Steven Moffat is up to his old tricks in the midseason premiere of Doctor Who, airing a week from Saturday. "The Bells of St. John" marks a return to the overt creepiness of episodes like "Blink" and "Silence in the Library," mixed with some very Russell T. Davies-esque villainy. Here's our spoiler-free review...
And when I say "spoiler-free," I mean there will be generalizations, but nothing more.
Before he became the head writer of Doctor Who, Moffat was known for the spooky threats that prey on people's very existence, from the gas-mask zombies to the Weeping Angels to the Vashta Nerada. In the past few years, his main attempt to duplicate that sort of thing was the Silence, but they very quickly got subsumed in a larger conspiracy storyline.
Now, with "Bells of St. John," he's back on his home turf, with another story about a horrible, spine-tingling fate that can befall the unwary. Once again, there are rules of survival, and once again there's a catch phrase. And the jarring, weird bits are pleasingly jarring and weird.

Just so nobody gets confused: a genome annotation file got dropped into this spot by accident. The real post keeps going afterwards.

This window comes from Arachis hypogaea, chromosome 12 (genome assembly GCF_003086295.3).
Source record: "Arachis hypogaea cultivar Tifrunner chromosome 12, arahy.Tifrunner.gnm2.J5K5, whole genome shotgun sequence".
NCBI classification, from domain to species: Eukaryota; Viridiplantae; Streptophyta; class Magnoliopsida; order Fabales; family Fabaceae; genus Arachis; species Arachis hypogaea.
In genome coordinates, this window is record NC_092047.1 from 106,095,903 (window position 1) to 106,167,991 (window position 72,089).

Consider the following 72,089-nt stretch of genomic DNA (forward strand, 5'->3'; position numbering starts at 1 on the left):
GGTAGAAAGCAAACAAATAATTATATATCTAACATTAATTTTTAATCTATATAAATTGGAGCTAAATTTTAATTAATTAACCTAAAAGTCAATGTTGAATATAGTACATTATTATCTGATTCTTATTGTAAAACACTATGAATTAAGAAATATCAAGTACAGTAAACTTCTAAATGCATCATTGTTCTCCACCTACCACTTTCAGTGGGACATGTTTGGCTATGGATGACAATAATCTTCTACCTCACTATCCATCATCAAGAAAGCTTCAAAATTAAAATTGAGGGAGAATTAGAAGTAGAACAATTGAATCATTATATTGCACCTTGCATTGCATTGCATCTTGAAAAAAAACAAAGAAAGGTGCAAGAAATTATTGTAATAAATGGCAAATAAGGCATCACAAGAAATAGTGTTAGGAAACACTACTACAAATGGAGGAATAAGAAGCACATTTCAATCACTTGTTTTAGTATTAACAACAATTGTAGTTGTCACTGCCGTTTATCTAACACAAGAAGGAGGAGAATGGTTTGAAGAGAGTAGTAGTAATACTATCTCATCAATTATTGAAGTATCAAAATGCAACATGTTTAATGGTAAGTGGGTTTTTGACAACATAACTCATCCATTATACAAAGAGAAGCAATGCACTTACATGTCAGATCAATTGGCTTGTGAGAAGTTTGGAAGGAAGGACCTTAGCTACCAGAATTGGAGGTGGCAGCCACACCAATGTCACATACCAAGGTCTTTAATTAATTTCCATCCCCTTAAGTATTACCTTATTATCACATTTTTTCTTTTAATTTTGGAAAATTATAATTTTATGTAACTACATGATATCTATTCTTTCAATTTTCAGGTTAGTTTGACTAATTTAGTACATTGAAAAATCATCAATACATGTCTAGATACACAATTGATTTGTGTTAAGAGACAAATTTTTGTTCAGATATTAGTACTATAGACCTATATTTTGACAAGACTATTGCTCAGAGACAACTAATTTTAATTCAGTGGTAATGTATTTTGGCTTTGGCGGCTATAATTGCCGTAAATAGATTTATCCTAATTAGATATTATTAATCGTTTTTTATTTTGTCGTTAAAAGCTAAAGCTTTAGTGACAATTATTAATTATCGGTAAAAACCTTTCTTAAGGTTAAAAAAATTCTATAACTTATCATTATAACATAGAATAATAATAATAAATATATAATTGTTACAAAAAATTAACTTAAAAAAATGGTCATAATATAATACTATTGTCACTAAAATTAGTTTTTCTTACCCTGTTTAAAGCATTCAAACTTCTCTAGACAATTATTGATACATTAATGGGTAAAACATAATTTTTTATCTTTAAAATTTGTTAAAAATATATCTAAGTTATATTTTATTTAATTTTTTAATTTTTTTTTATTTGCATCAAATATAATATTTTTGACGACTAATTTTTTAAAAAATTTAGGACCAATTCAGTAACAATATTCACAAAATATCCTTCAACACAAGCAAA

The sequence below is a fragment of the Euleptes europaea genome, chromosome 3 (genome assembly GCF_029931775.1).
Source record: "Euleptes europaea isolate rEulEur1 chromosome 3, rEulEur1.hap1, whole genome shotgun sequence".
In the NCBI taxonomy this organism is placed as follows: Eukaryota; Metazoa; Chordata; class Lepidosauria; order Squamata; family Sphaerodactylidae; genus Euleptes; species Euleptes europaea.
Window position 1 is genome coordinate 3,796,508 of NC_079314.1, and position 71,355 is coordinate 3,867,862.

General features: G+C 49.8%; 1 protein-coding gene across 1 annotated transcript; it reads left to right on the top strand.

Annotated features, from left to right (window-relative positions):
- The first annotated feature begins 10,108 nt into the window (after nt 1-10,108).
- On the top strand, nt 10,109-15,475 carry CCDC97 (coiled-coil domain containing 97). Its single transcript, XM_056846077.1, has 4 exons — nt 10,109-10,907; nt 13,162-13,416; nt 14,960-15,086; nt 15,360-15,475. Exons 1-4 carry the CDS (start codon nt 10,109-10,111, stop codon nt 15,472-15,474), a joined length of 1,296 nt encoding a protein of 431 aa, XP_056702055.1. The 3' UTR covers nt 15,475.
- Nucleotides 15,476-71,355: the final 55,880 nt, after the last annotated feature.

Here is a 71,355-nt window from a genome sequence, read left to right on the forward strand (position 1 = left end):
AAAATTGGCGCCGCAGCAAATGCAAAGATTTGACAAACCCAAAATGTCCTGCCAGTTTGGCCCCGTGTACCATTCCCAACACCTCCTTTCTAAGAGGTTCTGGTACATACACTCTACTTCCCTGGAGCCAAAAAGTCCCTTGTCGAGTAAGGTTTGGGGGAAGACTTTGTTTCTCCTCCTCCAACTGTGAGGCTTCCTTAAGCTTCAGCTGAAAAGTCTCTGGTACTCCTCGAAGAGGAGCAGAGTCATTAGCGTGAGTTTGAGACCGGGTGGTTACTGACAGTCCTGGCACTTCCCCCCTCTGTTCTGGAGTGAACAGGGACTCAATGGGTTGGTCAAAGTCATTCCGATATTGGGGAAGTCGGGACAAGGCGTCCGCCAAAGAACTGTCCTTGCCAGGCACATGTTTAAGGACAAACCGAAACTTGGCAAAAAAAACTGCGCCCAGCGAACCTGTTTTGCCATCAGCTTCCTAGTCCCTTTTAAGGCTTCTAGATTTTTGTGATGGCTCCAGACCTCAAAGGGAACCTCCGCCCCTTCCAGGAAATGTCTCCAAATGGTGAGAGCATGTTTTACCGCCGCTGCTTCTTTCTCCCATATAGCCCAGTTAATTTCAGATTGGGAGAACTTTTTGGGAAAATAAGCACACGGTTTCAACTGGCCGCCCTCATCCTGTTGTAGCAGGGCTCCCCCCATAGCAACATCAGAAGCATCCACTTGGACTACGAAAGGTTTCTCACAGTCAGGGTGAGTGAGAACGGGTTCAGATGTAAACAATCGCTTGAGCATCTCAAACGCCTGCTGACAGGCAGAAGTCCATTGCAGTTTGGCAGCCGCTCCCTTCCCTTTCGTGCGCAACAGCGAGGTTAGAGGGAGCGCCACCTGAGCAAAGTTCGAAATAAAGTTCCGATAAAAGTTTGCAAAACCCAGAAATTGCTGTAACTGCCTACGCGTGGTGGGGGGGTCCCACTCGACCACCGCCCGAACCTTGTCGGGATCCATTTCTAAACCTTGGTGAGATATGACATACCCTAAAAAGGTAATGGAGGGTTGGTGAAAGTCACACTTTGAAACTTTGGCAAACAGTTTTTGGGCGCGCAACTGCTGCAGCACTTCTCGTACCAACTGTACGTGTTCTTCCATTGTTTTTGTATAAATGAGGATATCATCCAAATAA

But at the same time, Moffat keeps the story moving along, and the "boy's own adventure" vibe is strong this time around. Large parts of "Bells of St. John" feel very much like they could have been written by Davies for one of his rollicking season openers. The resemblance to "Partners in Crime" (the one with the Adipose) is very noticeable, in particular.
By the end of the episode, you've had your recommended dose of clever twists, fanservicey easter eggs and delightfully silly bits. The always great Matt Smith is particularly on fire this time around, spouting one-liners and staying ten steps ahead of everybody else with especial panache. And Jenna-Louise Coleman, in her third appearance on the series, is still just as fun as she was the first two times.
The bulk of the episode, of course, deals with the Doctor's relationship with Clara, played by Coleman. And it's more or less your standard Doctor-companion thing, with one twist that fans of the show already know about. Clara is very much in the mold of "spunky lass who challenges the Doctor," Amy Pond meets Sally Sparrow with some of the serial numbers filed off. But Coleman brings a certain amount of lovable vulnerability to the character — and the fate that we saw befall her in "Asylum of the Daleks" and "The Snowmen" certainly hangs over the character here, an ominous shadow.
All in all, "Bells of St. John" is Moffat showing that he can still do a traditional jolly adventure, and that he can still find new life in the "creepy implied horror" thing. He's definitely not reinventing Doctor Who, or doing anything particularly new, with this one. But it's a cracking good nail-biter, and we haven't had one of those in a while.